I’d love a bit of Green

I enjoyed watching these two six sided squares discussing the legalisation of drugs today. In principle I’m with Bob Ainsworth, as you might imagine. There are so many great reasons for legalisation, I hardly know where to start. How, for example, did states accrue so much power that they feel able to dictate what their citizens put into their own mouths? How can it be illegal to smoke a weed which grows pretty much anywhere, or to pick mushrooms which grow on the school playing field? Why make LSD and MDMA illegal? We know how far down they are on any list of drug harm, and we also know that criminalisation opens up the market for chemists making legal but untested highs. We don’t know what harm meow-meow does, but we do know that acid does very little. (And yes, I know that mephadrone is illegal now. More enemies in The War on Drugs, which means more money for enforcement agencies.)

The  guy talking against Ainsworth was great. He really looked like Your Dad. No great surprise that he’s against, though I bet he enjoys a few glasses of whisky at the end of a long day telling people what they can and can’t do to themselves. It’s rotting his liver, but that’s his choice. He tried to say that the old British system of being able to obtain heroin and cocaine from doctors failed. It didn’t fail. It was swept aside by anti-drug hysteria. According to Richard Davenport-Hines in his excellent ‘The Pursuit of  Oblivion’ in 1947, there were about 400 registered addicts of various opiates; 84 of them doctors. Although you could buy a script from a corrupt doctor (old friends talk with some affection of a Dr Peto who used to sit in the cafe at Sloane Square Tube writing prescriptions for a few bob a time), heroin use even by the end of the sixties was still restricted to about 2000 people. With criminalisation came the explosion in use, because it opened the market to criminals. Now, about 72% of people in prison are there because of drug related crime. As I learned during the research for ‘The Longest Crawl’, substance abuse, over most of human history, tends to go up in times of prohibition, and level off during periods of liberalisation. Moderation must be the policy, not abstinence.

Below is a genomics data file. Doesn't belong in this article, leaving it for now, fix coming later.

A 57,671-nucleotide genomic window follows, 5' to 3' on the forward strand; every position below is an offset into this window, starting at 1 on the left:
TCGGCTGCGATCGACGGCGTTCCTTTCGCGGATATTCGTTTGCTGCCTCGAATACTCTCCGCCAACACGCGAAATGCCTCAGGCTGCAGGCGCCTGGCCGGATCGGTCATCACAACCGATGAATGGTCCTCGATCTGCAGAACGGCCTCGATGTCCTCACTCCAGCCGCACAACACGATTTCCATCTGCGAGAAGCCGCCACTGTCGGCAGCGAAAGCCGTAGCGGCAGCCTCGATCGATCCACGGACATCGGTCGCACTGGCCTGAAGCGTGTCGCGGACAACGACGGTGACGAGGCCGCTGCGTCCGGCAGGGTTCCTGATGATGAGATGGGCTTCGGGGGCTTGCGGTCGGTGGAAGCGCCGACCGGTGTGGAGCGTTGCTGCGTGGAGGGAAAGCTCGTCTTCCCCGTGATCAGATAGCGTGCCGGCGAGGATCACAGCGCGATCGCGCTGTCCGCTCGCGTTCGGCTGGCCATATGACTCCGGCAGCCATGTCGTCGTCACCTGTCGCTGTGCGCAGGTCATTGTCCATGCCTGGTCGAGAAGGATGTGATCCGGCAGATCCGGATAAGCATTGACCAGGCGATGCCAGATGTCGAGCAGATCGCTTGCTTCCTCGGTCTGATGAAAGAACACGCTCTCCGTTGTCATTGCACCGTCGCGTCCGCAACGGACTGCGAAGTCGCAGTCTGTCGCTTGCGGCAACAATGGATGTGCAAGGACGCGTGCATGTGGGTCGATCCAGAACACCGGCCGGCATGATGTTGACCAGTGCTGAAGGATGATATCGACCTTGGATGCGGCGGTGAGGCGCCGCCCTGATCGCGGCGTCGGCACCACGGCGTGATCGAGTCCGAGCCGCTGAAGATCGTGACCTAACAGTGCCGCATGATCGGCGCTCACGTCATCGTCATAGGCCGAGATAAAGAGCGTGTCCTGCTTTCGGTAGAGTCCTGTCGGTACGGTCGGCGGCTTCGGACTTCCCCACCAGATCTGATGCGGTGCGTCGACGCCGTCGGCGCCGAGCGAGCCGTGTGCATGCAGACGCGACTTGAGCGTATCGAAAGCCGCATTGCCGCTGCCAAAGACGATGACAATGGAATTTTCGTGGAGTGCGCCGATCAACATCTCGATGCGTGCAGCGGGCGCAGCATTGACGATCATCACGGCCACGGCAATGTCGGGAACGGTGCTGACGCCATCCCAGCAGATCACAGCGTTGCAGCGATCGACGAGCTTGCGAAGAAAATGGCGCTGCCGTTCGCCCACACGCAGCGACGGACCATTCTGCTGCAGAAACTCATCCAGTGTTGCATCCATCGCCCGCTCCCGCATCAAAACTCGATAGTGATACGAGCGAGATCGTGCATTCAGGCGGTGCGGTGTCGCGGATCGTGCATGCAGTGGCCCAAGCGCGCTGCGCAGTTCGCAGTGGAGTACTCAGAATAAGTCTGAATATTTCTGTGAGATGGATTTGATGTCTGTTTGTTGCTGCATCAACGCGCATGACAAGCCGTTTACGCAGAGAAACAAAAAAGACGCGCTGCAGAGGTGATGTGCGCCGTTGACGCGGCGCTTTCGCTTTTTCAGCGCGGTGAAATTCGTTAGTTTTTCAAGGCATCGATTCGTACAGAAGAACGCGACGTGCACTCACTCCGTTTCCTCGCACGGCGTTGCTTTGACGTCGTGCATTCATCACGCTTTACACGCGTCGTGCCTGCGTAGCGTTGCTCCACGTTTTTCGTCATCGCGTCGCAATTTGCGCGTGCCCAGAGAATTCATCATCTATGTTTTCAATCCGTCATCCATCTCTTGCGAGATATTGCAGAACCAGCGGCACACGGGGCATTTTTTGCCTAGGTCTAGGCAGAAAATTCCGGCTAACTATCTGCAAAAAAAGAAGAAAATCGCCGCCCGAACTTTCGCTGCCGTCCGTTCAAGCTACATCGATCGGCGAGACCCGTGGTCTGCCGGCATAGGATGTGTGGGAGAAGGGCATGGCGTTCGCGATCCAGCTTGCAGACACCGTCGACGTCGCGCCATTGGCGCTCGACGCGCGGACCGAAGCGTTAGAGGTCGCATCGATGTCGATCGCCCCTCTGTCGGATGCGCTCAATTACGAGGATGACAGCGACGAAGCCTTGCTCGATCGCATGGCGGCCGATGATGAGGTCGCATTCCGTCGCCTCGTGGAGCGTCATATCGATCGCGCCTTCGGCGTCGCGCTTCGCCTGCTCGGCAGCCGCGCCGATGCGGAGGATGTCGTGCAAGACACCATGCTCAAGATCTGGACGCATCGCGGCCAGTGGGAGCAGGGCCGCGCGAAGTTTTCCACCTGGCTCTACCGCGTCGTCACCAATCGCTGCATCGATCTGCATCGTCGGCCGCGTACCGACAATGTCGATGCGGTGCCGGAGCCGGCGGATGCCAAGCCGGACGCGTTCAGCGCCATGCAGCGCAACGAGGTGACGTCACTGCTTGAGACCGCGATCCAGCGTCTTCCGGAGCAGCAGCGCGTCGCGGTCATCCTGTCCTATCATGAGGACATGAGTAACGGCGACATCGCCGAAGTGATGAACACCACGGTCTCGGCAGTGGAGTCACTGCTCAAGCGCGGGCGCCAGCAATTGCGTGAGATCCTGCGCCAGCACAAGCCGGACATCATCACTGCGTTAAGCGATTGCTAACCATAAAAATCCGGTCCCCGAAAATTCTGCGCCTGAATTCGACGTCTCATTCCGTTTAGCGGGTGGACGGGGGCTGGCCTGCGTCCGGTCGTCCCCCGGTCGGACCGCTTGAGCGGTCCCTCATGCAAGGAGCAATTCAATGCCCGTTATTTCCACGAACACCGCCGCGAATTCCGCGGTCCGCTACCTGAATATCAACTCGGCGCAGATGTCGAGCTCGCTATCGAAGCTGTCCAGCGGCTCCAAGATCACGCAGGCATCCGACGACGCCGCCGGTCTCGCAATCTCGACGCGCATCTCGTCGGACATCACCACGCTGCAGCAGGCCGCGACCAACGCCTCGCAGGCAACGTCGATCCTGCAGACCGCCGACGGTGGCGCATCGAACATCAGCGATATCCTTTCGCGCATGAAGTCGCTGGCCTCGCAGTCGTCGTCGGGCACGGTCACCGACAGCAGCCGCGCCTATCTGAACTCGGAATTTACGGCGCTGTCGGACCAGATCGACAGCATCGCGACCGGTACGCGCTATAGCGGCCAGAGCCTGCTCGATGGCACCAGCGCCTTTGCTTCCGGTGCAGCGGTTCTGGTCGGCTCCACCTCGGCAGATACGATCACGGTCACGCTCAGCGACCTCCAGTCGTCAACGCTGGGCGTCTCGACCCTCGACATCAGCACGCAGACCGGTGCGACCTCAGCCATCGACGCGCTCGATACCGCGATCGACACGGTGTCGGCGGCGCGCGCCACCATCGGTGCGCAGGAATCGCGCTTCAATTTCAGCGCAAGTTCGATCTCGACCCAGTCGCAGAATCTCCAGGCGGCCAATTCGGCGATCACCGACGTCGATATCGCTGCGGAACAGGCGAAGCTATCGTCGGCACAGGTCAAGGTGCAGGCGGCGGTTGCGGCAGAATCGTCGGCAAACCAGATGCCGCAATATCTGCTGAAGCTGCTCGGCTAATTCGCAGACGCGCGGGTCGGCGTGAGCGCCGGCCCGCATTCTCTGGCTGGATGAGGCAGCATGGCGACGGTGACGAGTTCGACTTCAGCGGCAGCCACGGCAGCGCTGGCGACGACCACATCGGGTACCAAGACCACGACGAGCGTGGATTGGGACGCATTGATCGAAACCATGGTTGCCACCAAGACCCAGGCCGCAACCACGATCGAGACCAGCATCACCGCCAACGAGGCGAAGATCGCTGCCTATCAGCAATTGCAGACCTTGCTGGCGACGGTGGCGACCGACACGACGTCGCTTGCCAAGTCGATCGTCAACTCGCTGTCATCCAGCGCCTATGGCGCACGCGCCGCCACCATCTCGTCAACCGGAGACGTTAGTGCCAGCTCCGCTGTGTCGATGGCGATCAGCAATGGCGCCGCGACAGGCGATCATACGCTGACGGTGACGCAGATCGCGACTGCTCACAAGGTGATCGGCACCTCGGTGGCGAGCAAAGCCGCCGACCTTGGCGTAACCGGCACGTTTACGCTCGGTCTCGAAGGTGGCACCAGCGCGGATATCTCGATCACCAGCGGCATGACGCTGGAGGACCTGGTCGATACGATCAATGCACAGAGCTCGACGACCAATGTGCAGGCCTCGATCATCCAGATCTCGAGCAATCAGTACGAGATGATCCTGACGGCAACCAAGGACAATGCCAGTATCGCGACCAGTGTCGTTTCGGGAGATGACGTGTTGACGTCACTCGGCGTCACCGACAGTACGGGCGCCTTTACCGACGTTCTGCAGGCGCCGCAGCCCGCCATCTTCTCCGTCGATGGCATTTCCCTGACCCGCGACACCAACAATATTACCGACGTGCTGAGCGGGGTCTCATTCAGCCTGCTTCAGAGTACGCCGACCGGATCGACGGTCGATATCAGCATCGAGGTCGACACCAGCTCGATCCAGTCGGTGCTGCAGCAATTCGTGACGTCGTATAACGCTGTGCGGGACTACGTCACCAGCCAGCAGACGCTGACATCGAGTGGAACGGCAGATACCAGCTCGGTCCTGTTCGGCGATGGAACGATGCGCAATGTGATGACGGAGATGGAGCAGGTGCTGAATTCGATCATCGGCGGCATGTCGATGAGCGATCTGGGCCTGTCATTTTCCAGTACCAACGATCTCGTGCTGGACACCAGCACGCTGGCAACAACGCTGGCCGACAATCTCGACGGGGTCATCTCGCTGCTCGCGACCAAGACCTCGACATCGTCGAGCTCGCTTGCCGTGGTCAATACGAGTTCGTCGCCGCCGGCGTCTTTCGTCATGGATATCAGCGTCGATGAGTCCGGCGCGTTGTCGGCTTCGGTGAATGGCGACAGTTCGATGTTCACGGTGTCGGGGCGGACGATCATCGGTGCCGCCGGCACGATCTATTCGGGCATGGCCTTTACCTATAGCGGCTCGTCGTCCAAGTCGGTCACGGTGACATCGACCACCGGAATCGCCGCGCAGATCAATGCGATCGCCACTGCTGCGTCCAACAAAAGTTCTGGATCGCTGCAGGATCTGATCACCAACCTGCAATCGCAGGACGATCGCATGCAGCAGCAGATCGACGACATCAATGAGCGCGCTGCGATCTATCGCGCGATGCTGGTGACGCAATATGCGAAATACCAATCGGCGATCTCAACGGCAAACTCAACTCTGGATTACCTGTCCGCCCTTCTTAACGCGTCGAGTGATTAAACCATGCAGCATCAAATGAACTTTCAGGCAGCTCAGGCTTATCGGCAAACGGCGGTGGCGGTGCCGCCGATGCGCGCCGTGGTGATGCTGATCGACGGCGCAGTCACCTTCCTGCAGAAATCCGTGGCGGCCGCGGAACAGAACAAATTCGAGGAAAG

So I agree with Ainsworth, but I think he’s advocating the wrong policy.  Two old straights arguing on a TV studio sofa do not a debate make. This old head sitting here going on about stuff he’s been going on about for almost 40 years doesn’t really make the blindest bit of difference.  It is time to make ‘the drugs debate’ real.

At the last election, the Green Party called for a Royal Commission on drugs, and I feel sure that this is the way forward. I’d like to see Mr Ainsworth pressing for one too, as it stands a chance of coming off. No one, probably even me, is going to vote for legalisation if we don’t know what is being legalised and how, or even, for that matter, what we actually mean by ‘drugs’. Top bit of realpolitik, I reckon it would be. Let Peter Hitchins and Melanie Phillips and Richard Littlejohn and their hypocritical ilk queue up to make their case against a Royal Commision. We are lucky enough to have proper ways of making decisions in this country. We should make use of them.